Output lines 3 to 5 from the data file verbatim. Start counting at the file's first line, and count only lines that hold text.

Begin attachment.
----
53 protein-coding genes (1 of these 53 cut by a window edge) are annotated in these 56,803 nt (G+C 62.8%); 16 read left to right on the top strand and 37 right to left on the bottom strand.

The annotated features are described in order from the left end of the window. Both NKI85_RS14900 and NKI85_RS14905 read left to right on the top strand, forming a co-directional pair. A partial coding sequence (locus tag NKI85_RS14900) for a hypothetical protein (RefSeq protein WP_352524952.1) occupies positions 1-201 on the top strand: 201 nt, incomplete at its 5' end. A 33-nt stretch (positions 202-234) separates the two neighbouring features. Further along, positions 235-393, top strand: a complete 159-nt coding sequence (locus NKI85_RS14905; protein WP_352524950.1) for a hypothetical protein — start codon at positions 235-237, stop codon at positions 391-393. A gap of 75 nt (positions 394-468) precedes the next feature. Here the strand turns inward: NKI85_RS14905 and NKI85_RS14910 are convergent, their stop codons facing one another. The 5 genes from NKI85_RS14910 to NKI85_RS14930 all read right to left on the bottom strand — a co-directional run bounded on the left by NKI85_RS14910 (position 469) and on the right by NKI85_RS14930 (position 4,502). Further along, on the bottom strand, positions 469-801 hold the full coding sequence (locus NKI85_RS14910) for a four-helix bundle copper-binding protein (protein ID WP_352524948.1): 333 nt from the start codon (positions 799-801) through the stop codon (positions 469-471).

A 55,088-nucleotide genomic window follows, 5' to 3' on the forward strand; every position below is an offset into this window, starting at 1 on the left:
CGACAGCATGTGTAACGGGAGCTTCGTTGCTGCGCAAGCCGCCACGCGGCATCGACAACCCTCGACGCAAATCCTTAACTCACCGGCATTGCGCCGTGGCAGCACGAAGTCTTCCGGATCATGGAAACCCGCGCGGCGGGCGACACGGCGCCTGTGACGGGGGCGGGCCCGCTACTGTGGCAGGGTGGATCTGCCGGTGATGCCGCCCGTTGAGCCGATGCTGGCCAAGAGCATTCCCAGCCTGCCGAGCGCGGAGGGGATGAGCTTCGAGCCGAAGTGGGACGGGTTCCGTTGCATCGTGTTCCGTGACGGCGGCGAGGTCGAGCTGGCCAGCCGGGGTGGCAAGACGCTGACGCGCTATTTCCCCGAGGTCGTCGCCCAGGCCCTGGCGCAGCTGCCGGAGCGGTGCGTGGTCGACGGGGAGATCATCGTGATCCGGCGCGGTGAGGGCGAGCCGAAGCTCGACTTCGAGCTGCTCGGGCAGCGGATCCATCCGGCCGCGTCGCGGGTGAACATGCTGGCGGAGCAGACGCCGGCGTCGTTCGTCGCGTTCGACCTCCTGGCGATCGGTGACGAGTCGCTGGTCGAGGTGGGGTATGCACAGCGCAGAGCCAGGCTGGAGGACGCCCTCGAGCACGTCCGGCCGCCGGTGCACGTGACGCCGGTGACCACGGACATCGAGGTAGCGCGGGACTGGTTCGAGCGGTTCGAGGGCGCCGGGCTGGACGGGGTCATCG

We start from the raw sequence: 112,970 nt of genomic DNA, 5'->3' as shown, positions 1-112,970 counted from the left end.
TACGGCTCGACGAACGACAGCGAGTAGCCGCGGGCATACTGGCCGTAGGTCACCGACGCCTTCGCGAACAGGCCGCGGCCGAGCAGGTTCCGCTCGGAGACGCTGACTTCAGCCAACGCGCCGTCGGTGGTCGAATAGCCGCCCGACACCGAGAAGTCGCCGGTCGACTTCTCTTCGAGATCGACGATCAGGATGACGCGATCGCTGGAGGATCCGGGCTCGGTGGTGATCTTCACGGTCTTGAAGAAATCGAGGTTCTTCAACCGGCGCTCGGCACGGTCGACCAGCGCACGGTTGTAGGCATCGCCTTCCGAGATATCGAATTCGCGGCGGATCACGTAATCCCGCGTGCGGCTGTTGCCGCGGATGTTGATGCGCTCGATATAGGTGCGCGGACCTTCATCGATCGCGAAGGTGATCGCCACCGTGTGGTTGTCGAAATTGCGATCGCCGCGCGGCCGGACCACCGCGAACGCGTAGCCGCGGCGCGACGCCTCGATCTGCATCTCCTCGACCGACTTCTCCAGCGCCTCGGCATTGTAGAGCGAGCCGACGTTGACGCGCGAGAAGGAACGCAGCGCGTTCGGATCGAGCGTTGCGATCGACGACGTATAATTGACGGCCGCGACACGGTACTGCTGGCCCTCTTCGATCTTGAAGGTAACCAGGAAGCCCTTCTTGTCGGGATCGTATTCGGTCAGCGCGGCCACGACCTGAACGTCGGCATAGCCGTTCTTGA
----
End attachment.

A 55,088-nucleotide genomic window follows, 5' to 3' on the forward strand; every position below is an offset into this window, starting at 1 on the left:
CGACAGCATGTGTAACGGGAGCTTCGTTGCTGCGCAAGCCGCCACGCGGCATCGACAACCCTCGACGCAAATCCTTAACTCACCGGCATTGCGCCGTGGCAGCACGAAGTCTTCCGGATCATGGAAACCCGCGCGGCGGGCGACACGGCGCCTGTGACGGGGGCGGGCCCGCTACTGTGGCAGGGTGGATCTGCCGGTGATGCCGCCCGTTGAGCCGATGCTGGCCAAGAGCATTCCCAGCCTGCCGAGCGCGGAGGGGATGAGCTTCGAGCCGAAGTGGGACGGGTTCCGTTGCATCGTGTTCCGTGACGGCGGCGAGGTCGAGCTGGCCAGCCGGGGTGGCAAGACGCTGACGCGCTATTTCCCCGAGGTCGTCGCCCAGGCCCTGGCGCAGCTGCCGGAGCGGTGCGTGGTCGACGGGGAGATCATCGTGATCCGGCGCGGTGAGGGCGAGCCGAAGCTCGACTTCGAGCTGCTCGGGCAGCGGATCCATCCGGCCGCGTCGCGGGTGAACATGCTGGCGGAGCAGACGCCGGCGTCGTTCGTCGCGTTCGACCTCCTGGCGATCGGTGACGAGTCGCTGGTCGAGGTGGGGTATGCACAGCGCAGAGCCAGGCTGGAGGACGCCCTCGAGCACGTCCGGCCGCCGGTGCACGTGACGCCGGTGACCACGGACATCGAGGTAGCGCGGGACTGGTTCGAGCGGTTCGAGGGCGCCGGGCTGGACGGGGTCATCG

We start from the raw sequence: 112,970 nt of genomic DNA, 5'->3' as shown, positions 1-112,970 counted from the left end.